Aurora borealis

It has become a ‘bucket list’ desire to see the aurora however it is not always easy to see them. The first thing you need is clear skies, which is certainly not guaranteed in the Arctic in winter. If you are lucky enough to see the lights do remember that long exposure digital photography has helped to make them look brighter in photographs than they appear to your eyes, however seeing the dancing lights has to be one of the natural wonders of the world!

I have been lucky enough to photograph them in both Norway and Iceland.

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Atlantic Puffins

The distinctive breeding colouration of the Atlantic puffin makes this bird one of the most photographed in the world and it is difficult to try and capture a ‘new’ image of them. However, they are so photogenic that when you spend time with them, among the thousands of photos you can’t help but take, something different catches your eye.

Atlantic puffins are now considered ‘vulnerable’ on the IUCN endangered species list as their numbers are in decline. For this reason I work hard in Iceland to try and stop the puffin hunting there for food. Please don’t eat puffin if you visit Iceland.

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Orcas (killer whales)

The enigmatic killer whale is one of the most desirable animals to see. The undisputed top predator of the ocean, these complex, intelligent and beautiful animals need to be seen in the ocean and not in tanks.

For the last six years I have been lucky enough to work for Láki Tours in west Iceland, the only whale watch in Iceland that sees orcas regularly. The orcas are mostly there in the spring and early summer feeding on herring.

I have also seen orcas in many other places, Monterey, California also being a great place to see them.

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Southern right whales

There are three species of right whale. The two in the northern hemisphere have never recovered from whaling and number just a few hundred individuals. Given their common name because they were the ‘right’ whale to hunt sealed their fate. They are slow moving, live close to shore and float when dead.

At one time we would have been able to watch thousands of right whales off the coast of Europe, but sadly none remain.

Luckily the southern hemisphere right whales are slowly recovering and I have worked for Dyer Island Cruises in South Africa with them. Southern right whales spend the summer months in the sub-Antarctic feeding and then come close to the South African coast in winter to breed. This area is famous not only for boat-based whale watching, but also land-based as they come so close to shore.

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Humpback whales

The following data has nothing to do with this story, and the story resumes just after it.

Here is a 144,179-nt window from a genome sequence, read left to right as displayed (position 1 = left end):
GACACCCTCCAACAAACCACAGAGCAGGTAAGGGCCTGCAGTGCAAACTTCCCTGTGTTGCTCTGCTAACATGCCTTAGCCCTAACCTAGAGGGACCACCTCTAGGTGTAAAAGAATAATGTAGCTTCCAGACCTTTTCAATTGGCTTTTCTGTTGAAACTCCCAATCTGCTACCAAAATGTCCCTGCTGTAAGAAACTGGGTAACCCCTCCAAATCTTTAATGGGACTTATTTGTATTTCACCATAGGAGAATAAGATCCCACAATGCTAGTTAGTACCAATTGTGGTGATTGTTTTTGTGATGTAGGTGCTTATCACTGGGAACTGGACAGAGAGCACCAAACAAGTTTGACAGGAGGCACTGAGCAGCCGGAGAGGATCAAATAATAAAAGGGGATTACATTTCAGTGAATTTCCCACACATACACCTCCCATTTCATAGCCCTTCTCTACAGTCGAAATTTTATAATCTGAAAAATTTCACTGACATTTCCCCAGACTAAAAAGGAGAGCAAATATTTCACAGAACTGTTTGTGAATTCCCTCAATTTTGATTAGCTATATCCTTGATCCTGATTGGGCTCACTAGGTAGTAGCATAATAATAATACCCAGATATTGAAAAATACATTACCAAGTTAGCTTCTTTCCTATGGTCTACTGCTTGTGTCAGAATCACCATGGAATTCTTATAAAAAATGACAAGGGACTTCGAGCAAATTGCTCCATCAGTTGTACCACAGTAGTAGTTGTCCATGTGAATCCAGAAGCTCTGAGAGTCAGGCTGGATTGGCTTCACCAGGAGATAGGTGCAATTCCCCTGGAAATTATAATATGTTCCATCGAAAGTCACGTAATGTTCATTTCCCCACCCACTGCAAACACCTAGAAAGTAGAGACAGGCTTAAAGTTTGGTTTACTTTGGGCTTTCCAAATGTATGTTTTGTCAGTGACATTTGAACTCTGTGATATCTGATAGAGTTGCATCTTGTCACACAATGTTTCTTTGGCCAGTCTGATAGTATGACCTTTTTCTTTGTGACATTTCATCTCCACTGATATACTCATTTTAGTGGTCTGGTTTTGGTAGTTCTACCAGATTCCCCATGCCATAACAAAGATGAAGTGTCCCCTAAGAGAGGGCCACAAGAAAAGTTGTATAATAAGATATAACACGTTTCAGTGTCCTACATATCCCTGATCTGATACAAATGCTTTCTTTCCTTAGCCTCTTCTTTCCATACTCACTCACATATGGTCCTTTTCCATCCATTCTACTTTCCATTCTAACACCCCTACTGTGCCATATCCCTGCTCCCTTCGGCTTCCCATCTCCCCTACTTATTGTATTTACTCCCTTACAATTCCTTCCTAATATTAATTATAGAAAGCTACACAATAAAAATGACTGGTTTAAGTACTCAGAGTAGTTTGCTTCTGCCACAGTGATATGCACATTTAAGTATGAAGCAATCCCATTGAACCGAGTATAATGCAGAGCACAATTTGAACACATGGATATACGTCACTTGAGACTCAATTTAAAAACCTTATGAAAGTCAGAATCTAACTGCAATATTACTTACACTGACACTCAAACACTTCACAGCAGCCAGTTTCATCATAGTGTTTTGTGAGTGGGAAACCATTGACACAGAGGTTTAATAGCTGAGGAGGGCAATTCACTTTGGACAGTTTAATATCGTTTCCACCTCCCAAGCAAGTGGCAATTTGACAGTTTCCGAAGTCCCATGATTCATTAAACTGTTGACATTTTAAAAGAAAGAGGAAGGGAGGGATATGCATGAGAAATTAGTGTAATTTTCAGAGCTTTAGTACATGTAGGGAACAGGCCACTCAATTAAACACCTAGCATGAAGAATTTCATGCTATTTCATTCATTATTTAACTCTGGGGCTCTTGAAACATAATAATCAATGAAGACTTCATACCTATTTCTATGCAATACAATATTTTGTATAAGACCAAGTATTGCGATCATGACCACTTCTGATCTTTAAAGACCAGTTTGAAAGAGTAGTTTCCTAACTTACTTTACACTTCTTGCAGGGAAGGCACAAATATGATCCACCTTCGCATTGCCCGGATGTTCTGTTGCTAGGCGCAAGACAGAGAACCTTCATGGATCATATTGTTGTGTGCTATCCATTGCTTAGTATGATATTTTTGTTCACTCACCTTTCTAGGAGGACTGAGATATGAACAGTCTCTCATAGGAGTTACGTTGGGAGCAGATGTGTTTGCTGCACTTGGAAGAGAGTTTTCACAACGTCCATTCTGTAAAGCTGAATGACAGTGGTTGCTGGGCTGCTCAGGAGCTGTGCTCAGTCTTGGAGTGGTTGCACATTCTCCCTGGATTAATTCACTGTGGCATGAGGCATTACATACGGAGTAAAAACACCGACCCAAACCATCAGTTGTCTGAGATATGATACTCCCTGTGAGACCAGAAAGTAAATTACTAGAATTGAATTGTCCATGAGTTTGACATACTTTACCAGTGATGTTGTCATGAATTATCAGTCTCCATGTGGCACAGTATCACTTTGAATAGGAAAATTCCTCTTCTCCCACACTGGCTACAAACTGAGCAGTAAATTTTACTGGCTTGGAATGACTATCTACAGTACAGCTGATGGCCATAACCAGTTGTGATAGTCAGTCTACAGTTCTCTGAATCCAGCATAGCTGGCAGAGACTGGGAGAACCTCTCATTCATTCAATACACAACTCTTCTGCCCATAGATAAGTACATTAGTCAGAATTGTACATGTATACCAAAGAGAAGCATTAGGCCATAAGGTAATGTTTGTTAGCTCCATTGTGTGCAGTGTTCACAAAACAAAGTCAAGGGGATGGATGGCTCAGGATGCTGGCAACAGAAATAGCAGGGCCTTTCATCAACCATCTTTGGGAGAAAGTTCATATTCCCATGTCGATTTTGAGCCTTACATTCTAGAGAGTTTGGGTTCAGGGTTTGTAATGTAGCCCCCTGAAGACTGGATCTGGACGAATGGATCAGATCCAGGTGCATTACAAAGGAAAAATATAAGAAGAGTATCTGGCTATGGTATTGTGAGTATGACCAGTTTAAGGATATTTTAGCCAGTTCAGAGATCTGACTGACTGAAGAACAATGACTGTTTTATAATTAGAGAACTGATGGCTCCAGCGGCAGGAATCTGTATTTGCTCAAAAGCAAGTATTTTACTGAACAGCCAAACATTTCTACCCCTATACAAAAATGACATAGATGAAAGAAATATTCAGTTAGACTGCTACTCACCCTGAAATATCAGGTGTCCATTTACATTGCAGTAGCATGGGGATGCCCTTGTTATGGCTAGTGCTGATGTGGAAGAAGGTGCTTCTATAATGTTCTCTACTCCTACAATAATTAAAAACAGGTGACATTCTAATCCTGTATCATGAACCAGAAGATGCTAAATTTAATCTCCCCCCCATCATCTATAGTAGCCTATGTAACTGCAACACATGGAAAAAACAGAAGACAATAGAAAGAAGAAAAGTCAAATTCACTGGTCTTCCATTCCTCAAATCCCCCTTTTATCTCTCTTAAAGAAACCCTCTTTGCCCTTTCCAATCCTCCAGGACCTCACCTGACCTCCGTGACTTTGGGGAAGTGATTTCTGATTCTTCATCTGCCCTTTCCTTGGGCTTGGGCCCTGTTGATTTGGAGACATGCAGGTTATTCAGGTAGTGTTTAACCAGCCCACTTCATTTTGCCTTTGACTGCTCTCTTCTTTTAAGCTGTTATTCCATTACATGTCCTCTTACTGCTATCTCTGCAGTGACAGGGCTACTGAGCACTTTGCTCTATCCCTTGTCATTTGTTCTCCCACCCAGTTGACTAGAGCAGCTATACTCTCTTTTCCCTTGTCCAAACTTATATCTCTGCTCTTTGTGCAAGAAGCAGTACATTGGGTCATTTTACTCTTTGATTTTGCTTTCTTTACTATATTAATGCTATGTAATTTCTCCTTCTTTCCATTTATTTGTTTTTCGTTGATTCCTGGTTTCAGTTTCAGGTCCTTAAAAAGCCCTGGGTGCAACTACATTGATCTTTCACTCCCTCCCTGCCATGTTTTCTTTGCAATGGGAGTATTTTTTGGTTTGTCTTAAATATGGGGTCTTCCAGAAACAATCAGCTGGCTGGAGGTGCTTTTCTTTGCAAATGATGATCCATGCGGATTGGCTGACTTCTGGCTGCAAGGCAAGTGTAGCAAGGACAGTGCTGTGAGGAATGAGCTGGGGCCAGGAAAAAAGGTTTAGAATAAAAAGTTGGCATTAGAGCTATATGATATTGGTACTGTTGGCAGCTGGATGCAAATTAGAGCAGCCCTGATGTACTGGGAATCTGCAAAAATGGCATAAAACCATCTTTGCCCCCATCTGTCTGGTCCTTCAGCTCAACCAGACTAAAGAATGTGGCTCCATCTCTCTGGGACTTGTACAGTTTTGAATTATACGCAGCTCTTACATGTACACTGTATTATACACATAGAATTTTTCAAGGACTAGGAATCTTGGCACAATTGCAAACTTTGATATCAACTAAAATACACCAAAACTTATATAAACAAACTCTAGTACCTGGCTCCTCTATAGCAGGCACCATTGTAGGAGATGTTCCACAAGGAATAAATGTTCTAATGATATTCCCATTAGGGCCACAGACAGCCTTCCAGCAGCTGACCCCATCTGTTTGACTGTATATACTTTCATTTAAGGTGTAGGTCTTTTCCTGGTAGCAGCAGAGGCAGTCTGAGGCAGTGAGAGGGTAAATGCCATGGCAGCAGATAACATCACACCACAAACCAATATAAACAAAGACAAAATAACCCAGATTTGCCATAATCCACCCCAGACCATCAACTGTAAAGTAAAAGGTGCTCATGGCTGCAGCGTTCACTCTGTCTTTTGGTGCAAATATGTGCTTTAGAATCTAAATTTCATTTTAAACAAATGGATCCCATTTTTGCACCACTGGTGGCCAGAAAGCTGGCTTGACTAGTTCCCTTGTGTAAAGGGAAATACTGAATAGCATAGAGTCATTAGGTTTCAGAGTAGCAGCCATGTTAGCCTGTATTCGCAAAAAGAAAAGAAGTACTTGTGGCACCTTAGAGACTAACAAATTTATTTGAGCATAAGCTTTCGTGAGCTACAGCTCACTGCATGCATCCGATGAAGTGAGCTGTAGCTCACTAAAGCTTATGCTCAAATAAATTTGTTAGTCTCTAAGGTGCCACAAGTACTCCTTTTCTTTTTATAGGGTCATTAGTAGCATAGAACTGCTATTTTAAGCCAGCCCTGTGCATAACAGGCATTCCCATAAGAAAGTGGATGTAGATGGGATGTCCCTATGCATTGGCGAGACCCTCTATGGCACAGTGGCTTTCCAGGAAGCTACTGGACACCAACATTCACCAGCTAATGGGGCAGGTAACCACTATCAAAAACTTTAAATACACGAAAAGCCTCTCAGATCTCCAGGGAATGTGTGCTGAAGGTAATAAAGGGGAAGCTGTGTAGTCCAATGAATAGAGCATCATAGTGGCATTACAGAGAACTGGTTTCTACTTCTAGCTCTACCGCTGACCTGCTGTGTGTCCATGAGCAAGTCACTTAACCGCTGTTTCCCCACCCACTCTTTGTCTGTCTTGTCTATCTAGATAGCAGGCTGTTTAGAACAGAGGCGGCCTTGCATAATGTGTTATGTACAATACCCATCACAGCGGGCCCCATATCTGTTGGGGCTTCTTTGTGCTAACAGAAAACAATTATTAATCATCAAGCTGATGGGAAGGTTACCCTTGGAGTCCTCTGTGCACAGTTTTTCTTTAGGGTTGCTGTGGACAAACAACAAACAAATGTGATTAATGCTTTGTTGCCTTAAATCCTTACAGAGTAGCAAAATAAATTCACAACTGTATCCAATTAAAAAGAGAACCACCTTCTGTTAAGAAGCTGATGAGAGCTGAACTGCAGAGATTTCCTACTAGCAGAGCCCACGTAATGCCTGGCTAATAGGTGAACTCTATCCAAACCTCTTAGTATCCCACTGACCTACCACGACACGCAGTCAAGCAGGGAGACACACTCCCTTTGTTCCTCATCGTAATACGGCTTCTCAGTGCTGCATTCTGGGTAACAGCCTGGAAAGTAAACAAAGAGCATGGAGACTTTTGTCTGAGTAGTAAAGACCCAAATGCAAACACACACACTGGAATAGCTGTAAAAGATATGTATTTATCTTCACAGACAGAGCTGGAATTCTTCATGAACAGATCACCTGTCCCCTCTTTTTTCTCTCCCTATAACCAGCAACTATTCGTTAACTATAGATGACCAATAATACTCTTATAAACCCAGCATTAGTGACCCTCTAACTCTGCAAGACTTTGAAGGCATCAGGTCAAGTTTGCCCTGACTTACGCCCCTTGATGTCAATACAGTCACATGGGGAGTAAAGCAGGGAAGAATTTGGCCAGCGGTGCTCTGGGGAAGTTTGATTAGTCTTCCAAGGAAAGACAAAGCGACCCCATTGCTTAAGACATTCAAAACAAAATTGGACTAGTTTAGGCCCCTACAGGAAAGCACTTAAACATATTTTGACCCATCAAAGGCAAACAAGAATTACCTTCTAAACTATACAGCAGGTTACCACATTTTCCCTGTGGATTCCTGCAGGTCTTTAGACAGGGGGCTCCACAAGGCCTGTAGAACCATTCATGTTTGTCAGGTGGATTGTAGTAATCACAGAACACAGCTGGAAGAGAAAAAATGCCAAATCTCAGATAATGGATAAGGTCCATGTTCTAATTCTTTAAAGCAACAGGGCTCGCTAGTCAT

Herman Melville described humpbacks as “the most gamesome and light-hearted of all the whales, making more gay foam and white water than any other of them”. Famous for the variety of incredible surface behaviours and feeding styles humpbacks are probably the favourite species of many whale watchers around the world. A big conservation success story, humpbacks have been greatly increasing in number in recent years, and I have been lucky enough to watch them all over the world.

Whale watched in both feeding and breeding grounds, humpbacks reward whale watchers so often with their behaviours. If you are going whale watching, be careful which area you visit as in many places humpbacks could be considered too whale watched. I work in Hólmavík, Westfjords Iceland where we are the only boat with the whales. Much better for you and for the whales!

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‘Friendly’ gray whales

Gray whales, once known as ‘devil fish’ due to the number of whalers they killed, have now become the most curious and ‘friendly’ whales in the world, but only in one very special area; Baja California sur. During the 1970s in the breeding grounds off the coast of Mexico (after receiving international protection in the 30s) gray whales started to approach and interact with Mexican fishermen in their panga boats. At first terrified, the fishermen eventually realised the whales meant no harm and one touched a whale. Although 99.9% of the time it is terrible to ever have anyone touch a wild animal, this has to be the exception as you cannot MAKE whales approach boats. They do it at their own choosing and this experience of touching and looking into the eye of a wild whale is completely transformative and life-changing.

I work for Whale Magic Tours in Laguna Ojo de Liebre and if you ever want to ‘meet’ a whale, this is the place for you.

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Blue whales

One question I so often get asked is ‘have you seen a blue whale?’. The answer is yes, many as I have done thousands of whale watches. However you can never get bored of seeing the largest animal on the planet.

Blue whales were so nearly wiped out by our crazy greed. In the non industrial days of whaling they were too fast to be caught and only started to be hunted once we invented fast ships and exploding harpoons. Once whalers could hunt blue whales they were relentless as of course being the biggest they were the most desirable to hunt. Despite their numbers dropping massively, whalers fought hard to prevent them from being protected, even though they knew numbers were precipitously low.

Finally in 1967 blue whales were protected, but this was already almost too late for some populations.

They remain endangered today and the huge blue whales that roamed the Southern ocean, around Antarctica are still not showing strong signs of recovery.

Luckily in some places they are slowly returning and I have seen blue whales off Azores, Iceland, Australia, California, Massachusetts, Sri Lanka and Mexico.

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